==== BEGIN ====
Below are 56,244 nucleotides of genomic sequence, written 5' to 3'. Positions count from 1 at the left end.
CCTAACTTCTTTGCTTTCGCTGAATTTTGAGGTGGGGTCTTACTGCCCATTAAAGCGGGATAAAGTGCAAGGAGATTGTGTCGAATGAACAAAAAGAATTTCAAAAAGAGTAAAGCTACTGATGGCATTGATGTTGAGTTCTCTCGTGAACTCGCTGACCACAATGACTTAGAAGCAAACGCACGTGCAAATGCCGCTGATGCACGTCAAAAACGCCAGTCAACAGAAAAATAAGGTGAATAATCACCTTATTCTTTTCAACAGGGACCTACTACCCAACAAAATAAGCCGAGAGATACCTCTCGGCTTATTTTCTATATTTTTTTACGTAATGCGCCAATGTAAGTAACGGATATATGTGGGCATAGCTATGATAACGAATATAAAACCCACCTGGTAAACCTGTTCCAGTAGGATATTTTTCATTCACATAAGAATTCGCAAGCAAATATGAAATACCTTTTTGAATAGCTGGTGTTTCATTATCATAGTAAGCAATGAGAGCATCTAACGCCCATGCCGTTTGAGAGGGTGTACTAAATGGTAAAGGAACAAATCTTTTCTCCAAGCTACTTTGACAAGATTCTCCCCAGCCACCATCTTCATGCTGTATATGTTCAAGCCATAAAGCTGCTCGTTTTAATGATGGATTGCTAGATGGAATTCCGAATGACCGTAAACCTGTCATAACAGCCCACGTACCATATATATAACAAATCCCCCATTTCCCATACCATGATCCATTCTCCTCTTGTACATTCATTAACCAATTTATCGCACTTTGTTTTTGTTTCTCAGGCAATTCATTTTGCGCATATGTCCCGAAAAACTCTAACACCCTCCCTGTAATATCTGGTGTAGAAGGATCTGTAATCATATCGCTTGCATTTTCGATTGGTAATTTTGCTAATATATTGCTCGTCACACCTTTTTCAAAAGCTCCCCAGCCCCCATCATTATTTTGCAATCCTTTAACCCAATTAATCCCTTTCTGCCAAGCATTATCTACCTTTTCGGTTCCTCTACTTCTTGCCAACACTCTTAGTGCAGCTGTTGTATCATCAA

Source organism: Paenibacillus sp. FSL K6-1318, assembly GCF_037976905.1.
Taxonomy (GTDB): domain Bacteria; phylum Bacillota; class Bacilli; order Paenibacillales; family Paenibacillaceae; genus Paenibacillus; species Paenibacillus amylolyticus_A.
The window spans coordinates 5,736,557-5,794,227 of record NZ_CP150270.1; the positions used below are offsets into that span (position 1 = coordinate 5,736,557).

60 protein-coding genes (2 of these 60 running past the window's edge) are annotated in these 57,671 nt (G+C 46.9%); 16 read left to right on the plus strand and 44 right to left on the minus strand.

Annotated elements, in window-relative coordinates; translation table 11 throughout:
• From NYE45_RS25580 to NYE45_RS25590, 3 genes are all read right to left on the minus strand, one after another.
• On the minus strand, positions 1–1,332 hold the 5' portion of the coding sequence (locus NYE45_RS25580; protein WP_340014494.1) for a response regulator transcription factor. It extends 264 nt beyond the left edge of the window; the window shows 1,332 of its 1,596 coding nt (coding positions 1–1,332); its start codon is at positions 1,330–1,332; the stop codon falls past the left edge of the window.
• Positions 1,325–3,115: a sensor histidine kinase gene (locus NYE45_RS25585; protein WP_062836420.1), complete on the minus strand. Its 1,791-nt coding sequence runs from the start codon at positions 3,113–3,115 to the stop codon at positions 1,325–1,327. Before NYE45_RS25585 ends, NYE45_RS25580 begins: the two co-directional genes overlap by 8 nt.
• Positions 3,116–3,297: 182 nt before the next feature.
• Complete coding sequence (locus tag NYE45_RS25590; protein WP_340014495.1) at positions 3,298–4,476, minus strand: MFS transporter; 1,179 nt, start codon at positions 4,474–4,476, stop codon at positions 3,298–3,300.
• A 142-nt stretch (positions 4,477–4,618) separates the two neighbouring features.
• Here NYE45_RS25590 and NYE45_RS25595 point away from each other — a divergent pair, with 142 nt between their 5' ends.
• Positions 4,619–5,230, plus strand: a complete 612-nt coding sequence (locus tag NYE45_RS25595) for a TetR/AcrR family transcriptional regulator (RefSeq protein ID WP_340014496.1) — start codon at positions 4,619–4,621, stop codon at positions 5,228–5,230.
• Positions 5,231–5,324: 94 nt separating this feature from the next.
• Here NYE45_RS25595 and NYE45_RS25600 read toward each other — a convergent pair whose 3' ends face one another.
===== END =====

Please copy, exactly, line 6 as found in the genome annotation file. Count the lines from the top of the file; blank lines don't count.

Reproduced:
60 protein-coding genes (2 of these 60 running past the window's edge) are annotated in these 57,671 nt (G+C 46.9%); 16 read left to right on the plus strand and 44 right to left on the minus strand.